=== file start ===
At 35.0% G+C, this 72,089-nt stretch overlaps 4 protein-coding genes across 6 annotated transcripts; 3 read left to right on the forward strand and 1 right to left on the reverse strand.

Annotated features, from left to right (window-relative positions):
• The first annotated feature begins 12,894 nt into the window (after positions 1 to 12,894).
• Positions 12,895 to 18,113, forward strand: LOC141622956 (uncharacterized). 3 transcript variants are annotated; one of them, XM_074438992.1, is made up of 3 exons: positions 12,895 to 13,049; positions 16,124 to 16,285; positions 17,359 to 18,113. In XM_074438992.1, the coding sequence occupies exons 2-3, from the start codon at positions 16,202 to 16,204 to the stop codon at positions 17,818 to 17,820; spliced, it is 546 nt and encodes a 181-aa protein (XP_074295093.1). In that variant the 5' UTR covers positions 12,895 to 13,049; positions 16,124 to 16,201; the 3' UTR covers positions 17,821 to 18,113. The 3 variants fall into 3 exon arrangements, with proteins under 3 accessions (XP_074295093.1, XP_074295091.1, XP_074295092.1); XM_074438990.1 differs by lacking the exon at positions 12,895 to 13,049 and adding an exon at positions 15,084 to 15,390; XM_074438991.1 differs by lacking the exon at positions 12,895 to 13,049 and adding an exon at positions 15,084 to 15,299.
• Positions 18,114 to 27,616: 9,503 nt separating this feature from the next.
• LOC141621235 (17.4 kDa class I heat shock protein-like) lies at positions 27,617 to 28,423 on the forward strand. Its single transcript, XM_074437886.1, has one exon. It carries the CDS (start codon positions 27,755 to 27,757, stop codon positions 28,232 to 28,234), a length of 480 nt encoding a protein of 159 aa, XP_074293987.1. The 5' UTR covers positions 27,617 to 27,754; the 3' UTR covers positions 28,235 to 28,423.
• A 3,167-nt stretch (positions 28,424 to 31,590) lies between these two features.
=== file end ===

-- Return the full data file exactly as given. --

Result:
At 35.0% G+C, this 72,089-nt stretch overlaps 4 protein-coding genes across 6 annotated transcripts; 3 read left to right on the forward strand and 1 right to left on the reverse strand.

Annotated features, from left to right (window-relative positions):
• The first annotated feature begins 12,894 nt into the window (after positions 1 to 12,894).
• Positions 12,895 to 18,113, forward strand: LOC141622956 (uncharacterized). 3 transcript variants are annotated; one of them, XM_074438992.1, is made up of 3 exons: positions 12,895 to 13,049; positions 16,124 to 16,285; positions 17,359 to 18,113. In XM_074438992.1, the coding sequence occupies exons 2-3, from the start codon at positions 16,202 to 16,204 to the stop codon at positions 17,818 to 17,820; spliced, it is 546 nt and encodes a 181-aa protein (XP_074295093.1). In that variant the 5' UTR covers positions 12,895 to 13,049; positions 16,124 to 16,201; the 3' UTR covers positions 17,821 to 18,113. The 3 variants fall into 3 exon arrangements, with proteins under 3 accessions (XP_074295093.1, XP_074295091.1, XP_074295092.1); XM_074438990.1 differs by lacking the exon at positions 12,895 to 13,049 and adding an exon at positions 15,084 to 15,390; XM_074438991.1 differs by lacking the exon at positions 12,895 to 13,049 and adding an exon at positions 15,084 to 15,299.
• Positions 18,114 to 27,616: 9,503 nt separating this feature from the next.
• LOC141621235 (17.4 kDa class I heat shock protein-like) lies at positions 27,617 to 28,423 on the forward strand. Its single transcript, XM_074437886.1, has one exon. It carries the CDS (start codon positions 27,755 to 27,757, stop codon positions 28,232 to 28,234), a length of 480 nt encoding a protein of 159 aa, XP_074293987.1. The 5' UTR covers positions 27,617 to 27,754; the 3' UTR covers positions 28,235 to 28,423.
• A 3,167-nt stretch (positions 28,424 to 31,590) lies between these two features.